ANYONE who colours their hair will know that maintaining a look is not cheap – especially when you go for bolder shades.

Once you’ve paid your hairdresser for your dye job it can often seem far too painful to fork out for expensive hair products salons offer on top.

But this video might just make you think twice about scrimping when it comes to shampoo.

Beauty salon owner Rachel Trach uploaded a video to Facebook in the hope of showing what using a cheaper shampoo can do to coloured hair.

Rachel filmed herself carrying out an experiment with a salon shampoo and a drugstore version and the clip has now been viewed over five million times.

For her experiment Rachel tested Unite 7 Seconds Shampoo, £19.95, and what looks to be Tresemmé's 24 Hour Body Shampoo, which is £5.24 for 900ml at Boots.

After pouring each shampoo into separate glasses of water Rachel then adds a lock of brightly coloured hair.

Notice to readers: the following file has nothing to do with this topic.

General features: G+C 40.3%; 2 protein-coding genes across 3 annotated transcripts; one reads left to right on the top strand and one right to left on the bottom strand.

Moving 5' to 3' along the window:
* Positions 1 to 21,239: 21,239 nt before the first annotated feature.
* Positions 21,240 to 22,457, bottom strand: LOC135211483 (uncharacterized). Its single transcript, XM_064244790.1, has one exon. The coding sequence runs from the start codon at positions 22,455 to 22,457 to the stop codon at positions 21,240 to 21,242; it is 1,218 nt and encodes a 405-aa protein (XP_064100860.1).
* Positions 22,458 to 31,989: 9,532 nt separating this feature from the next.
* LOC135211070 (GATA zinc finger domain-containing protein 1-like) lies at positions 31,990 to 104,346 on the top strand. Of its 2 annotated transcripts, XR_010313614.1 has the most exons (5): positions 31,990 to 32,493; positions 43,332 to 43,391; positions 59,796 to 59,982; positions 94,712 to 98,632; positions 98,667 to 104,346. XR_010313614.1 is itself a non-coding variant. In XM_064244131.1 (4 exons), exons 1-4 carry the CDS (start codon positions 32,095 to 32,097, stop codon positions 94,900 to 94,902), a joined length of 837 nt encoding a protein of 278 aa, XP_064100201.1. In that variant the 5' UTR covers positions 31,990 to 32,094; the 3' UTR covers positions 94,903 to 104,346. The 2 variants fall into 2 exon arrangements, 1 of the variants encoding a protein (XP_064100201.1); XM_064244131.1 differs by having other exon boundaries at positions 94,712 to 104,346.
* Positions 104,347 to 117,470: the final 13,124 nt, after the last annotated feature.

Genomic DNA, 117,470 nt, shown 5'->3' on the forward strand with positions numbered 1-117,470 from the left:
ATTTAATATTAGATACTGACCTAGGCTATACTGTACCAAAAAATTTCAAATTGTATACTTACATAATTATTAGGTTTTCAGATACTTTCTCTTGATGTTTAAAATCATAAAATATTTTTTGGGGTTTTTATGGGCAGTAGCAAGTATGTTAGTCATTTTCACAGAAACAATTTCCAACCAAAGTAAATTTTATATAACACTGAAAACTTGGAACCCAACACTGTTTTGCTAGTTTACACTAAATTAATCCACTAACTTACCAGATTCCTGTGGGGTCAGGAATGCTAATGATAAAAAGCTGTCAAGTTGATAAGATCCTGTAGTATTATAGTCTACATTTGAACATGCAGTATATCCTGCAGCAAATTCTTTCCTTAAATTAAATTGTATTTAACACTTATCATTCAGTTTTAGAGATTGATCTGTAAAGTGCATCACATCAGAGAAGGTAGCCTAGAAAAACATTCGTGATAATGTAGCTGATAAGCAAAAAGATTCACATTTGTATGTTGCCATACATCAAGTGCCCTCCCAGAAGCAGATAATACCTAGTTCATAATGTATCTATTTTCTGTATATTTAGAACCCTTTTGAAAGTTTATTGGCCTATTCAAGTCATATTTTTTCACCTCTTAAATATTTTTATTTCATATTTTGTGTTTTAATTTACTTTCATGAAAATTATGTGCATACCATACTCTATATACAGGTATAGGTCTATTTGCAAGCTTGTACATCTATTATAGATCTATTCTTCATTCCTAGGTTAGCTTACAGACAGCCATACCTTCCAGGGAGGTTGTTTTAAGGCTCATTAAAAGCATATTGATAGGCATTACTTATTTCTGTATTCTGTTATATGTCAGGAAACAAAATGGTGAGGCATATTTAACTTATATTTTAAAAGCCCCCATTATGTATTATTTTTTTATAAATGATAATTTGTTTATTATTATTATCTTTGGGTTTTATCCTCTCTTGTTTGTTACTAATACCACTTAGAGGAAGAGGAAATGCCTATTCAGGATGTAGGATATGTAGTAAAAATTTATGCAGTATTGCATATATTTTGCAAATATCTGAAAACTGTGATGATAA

When she added the hair to the glass with the Unite shampoo the water didn't really change colour.

But when it was added to the Tresemmé option, the dye seems to be immediately stripped from the hair and the water turns bright purple.

It is worth noting that the Tresemmé product, if it is the 24 Hour Body shampoo, is not specifically targeted at coloured hair.

It also seemed to be a clear shampoo – which tend to be clarifying and not recommended for those with dyed hair.

Meanwhile, shampoos that are colour-safe tend to be creamier in colour.

It is also important to note that it is unclear when the strand of hair being tested was dyed – or what dye was used.

A spokesperson from Unilever told The Sun Online: "The product featured in the video promises to increase volume and lift – it is not formulated to lock in colour.

"For coloured hair, we recommend using a different product from the range which is designed for colour treated hair and keeps hair colour vibrant for up to eight weeks."

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